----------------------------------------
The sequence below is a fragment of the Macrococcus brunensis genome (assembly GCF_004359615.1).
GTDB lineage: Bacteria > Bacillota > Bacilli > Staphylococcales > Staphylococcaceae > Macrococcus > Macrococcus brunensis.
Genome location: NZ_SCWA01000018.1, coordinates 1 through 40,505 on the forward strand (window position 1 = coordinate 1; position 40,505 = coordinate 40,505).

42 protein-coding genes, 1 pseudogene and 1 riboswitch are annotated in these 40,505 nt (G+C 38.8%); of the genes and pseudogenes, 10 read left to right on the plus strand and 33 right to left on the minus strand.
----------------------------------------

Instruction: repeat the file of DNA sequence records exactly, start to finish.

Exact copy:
The sequence below is a fragment of the Macrococcus brunensis genome (assembly GCF_004359615.1).
GTDB lineage: Bacteria > Bacillota > Bacilli > Staphylococcales > Staphylococcaceae > Macrococcus > Macrococcus brunensis.
Genome location: NZ_SCWA01000018.1, coordinates 1 through 40,505 on the forward strand (window position 1 = coordinate 1; position 40,505 = coordinate 40,505).

42 protein-coding genes, 1 pseudogene and 1 riboswitch are annotated in these 40,505 nt (G+C 38.8%); of the genes and pseudogenes, 10 read left to right on the plus strand and 33 right to left on the minus strand.